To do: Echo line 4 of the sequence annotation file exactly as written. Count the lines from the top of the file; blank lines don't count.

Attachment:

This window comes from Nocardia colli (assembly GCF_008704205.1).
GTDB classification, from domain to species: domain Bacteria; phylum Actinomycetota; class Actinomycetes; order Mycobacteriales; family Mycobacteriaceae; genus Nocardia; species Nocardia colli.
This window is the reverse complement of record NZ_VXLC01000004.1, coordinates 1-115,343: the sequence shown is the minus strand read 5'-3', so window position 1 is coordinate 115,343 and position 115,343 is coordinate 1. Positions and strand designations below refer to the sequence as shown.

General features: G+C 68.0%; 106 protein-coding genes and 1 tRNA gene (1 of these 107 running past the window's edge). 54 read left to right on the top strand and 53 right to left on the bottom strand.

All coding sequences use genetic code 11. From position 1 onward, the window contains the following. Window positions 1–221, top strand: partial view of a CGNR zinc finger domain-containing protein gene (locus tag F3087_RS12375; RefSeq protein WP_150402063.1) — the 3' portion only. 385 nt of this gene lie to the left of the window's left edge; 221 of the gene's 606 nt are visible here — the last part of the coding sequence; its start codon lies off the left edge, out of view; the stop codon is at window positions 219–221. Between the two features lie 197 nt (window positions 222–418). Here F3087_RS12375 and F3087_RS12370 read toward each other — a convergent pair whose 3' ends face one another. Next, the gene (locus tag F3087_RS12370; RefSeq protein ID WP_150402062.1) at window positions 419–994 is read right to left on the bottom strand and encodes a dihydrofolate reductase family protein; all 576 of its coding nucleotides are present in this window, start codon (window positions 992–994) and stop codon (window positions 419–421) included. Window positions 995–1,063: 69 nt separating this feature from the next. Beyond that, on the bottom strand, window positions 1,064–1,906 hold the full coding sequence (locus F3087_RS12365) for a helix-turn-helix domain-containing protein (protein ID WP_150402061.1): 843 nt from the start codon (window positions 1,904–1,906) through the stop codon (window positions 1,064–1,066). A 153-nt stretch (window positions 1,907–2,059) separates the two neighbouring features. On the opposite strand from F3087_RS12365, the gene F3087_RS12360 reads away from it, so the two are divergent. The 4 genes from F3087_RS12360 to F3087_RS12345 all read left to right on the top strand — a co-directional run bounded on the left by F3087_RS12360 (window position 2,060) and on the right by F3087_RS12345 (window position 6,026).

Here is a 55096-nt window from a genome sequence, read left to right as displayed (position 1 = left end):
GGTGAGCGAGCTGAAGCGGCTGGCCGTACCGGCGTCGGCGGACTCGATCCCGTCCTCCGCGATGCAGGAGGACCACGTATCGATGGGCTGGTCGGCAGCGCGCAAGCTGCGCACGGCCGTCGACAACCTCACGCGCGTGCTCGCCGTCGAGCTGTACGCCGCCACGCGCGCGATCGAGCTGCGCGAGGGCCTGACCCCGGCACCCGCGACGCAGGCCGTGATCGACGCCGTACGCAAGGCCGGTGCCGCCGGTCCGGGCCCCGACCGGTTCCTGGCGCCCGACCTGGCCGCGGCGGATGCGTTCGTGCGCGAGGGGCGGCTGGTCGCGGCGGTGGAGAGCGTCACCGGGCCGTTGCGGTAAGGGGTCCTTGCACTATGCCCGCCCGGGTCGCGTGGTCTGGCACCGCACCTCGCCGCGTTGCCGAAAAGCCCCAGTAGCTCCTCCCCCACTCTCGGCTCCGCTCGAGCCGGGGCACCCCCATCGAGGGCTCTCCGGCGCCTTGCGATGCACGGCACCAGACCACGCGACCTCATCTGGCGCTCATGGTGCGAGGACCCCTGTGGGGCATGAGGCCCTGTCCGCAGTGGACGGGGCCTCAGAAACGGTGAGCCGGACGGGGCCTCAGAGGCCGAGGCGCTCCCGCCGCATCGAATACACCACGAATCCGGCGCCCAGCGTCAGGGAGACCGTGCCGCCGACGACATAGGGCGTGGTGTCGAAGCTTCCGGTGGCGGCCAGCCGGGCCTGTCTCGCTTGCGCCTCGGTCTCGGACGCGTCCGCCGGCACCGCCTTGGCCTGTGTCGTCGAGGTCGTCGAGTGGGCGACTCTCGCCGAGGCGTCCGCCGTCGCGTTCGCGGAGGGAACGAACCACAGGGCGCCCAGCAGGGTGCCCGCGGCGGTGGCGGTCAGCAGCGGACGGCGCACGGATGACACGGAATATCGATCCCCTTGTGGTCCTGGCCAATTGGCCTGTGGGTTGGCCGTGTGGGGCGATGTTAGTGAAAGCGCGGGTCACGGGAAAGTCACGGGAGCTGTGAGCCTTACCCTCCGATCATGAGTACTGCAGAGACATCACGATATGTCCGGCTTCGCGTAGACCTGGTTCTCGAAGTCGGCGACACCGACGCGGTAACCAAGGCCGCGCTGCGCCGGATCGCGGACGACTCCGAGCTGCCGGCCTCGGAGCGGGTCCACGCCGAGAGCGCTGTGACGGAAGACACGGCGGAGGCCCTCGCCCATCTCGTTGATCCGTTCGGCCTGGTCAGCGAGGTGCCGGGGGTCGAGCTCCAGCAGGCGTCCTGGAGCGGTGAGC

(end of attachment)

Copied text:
General features: G+C 68.0%; 106 protein-coding genes and 1 tRNA gene (1 of these 107 running past the window's edge). 54 read left to right on the top strand and 53 right to left on the bottom strand.